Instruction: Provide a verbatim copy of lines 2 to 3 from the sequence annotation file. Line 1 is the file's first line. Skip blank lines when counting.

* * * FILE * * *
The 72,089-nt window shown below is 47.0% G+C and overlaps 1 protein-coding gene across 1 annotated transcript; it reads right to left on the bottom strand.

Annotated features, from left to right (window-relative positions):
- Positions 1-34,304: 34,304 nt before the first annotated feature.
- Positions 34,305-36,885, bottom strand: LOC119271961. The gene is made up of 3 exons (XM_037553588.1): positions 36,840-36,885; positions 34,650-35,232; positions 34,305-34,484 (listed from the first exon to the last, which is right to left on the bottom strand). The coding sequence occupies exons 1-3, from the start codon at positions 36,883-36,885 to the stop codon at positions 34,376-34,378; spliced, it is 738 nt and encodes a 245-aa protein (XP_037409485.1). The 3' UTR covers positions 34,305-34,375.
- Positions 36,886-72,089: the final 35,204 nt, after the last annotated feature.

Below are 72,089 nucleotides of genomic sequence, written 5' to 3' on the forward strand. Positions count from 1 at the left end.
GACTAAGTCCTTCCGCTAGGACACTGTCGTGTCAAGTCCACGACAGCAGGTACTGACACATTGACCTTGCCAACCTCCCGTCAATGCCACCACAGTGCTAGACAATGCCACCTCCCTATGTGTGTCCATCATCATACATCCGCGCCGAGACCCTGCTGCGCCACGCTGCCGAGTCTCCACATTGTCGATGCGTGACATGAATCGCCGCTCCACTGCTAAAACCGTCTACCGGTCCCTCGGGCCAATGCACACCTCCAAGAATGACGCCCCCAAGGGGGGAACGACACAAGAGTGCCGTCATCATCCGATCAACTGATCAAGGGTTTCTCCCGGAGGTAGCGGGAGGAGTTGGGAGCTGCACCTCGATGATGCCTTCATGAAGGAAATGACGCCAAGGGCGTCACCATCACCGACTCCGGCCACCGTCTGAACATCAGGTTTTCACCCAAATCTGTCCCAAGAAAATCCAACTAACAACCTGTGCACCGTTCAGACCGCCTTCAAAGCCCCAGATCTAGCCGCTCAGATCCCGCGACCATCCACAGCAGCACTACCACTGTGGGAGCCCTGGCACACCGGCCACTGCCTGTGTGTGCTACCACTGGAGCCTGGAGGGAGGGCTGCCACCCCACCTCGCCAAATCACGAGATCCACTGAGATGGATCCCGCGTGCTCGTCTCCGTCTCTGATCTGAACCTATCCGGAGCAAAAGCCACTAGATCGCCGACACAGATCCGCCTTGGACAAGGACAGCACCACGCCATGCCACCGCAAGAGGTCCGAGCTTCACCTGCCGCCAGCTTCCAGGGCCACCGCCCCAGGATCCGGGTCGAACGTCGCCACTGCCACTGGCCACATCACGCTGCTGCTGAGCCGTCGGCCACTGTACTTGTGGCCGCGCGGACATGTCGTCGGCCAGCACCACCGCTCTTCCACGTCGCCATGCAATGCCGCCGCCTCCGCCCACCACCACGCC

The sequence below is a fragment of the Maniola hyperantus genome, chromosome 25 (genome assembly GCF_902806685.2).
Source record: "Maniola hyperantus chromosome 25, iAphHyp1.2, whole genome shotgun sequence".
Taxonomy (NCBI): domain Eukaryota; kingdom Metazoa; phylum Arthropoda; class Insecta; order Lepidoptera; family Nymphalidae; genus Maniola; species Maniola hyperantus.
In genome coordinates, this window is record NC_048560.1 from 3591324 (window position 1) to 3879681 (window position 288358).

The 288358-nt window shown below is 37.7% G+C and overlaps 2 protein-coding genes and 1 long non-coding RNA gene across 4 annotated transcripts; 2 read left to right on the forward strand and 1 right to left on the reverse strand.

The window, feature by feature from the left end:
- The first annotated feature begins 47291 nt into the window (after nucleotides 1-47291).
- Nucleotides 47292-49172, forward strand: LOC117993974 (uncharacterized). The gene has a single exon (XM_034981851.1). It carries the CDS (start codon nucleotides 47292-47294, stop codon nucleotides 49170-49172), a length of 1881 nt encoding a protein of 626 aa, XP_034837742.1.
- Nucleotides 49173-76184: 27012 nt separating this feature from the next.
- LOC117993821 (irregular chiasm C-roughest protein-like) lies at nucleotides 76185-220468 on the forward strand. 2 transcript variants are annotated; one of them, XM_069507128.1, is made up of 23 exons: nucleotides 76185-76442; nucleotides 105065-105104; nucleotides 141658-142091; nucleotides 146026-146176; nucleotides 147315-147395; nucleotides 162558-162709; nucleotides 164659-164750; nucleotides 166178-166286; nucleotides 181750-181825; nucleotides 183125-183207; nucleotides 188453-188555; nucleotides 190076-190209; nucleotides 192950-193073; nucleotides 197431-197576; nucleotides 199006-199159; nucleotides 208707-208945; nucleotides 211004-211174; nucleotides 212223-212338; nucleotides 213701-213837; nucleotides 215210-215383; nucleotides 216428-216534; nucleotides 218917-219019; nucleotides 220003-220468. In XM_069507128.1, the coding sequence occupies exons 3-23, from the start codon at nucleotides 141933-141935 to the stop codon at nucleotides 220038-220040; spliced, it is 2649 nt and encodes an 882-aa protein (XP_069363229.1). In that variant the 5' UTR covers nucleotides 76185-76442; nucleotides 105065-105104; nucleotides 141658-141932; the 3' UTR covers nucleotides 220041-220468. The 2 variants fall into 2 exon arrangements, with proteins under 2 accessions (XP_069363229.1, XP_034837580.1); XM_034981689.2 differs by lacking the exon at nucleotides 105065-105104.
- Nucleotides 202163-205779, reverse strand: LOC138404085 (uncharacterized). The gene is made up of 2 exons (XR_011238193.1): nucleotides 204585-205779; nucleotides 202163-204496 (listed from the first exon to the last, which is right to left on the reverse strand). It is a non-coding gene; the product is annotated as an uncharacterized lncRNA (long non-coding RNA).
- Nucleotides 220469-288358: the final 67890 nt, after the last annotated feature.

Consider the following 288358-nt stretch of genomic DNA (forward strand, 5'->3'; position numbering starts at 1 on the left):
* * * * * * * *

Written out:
Annotated features, from left to right (window-relative positions):
- Positions 1-34,304: 34,304 nt before the first annotated feature.